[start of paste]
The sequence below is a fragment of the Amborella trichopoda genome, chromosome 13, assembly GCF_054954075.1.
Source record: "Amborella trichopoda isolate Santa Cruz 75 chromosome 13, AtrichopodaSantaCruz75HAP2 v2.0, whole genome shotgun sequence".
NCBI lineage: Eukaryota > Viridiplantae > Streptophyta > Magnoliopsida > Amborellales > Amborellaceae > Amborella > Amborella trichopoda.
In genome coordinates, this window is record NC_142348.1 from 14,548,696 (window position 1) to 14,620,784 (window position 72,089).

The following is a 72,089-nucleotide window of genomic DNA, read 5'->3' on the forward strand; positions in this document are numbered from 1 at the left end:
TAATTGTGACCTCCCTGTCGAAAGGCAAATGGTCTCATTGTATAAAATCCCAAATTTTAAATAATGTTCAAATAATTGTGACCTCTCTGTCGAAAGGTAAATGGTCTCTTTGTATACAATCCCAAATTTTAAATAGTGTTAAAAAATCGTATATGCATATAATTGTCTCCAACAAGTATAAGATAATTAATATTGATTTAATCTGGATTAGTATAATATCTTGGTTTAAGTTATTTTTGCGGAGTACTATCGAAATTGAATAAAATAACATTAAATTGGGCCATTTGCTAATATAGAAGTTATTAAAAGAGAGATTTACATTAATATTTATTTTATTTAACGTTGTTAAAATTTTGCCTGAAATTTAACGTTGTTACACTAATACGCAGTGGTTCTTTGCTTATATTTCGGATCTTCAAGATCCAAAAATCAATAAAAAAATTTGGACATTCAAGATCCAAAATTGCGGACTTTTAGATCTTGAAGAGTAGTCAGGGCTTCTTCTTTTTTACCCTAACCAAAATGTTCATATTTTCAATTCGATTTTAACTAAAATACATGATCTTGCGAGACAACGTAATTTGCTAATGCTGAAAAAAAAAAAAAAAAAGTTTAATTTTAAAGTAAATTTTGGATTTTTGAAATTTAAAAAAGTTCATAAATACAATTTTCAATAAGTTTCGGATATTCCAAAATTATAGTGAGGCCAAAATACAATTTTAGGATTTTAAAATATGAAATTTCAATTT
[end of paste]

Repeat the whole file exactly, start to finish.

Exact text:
The sequence below is a fragment of the Amborella trichopoda genome, chromosome 13, assembly GCF_054954075.1.
Source record: "Amborella trichopoda isolate Santa Cruz 75 chromosome 13, AtrichopodaSantaCruz75HAP2 v2.0, whole genome shotgun sequence".
NCBI lineage: Eukaryota > Viridiplantae > Streptophyta > Magnoliopsida > Amborellales > Amborellaceae > Amborella > Amborella trichopoda.
In genome coordinates, this window is record NC_142348.1 from 14,548,696 (window position 1) to 14,620,784 (window position 72,089).

The following is a 72,089-nucleotide window of genomic DNA, read 5'->3' on the forward strand; positions in this document are numbered from 1 at the left end:
TAATTGTGACCTCCCTGTCGAAAGGCAAATGGTCTCATTGTATAAAATCCCAAATTTTAAATAATGTTCAAATAATTGTGACCTCTCTGTCGAAAGGTAAATGGTCTCTTTGTATACAATCCCAAATTTTAAATAGTGTTAAAAAATCGTATATGCATATAATTGTCTCCAACAAGTATAAGATAATTAATATTGATTTAATCTGGATTAGTATAATATCTTGGTTTAAGTTATTTTTGCGGAGTACTATCGAAATTGAATAAAATAACATTAAATTGGGCCATTTGCTAATATAGAAGTTATTAAAAGAGAGATTTACATTAATATTTATTTTATTTAACGTTGTTAAAATTTTGCCTGAAATTTAACGTTGTTACACTAATACGCAGTGGTTCTTTGCTTATATTTCGGATCTTCAAGATCCAAAAATCAATAAAAAAATTTGGACATTCAAGATCCAAAATTGCGGACTTTTAGATCTTGAAGAGTAGTCAGGGCTTCTTCTTTTTTACCCTAACCAAAATGTTCATATTTTCAATTCGATTTTAACTAAAATACATGATCTTGCGAGACAACGTAATTTGCTAATGCTGAAAAAAAAAAAAAAAAAGTTTAATTTTAAAGTAAATTTTGGATTTTTGAAATTTAAAAAAGTTCATAAATACAATTTTCAATAAGTTTCGGATATTCCAAAATTATAGTGAGGCCAAAATACAATTTTAGGATTTTAAAATATGAAATTTCAATTT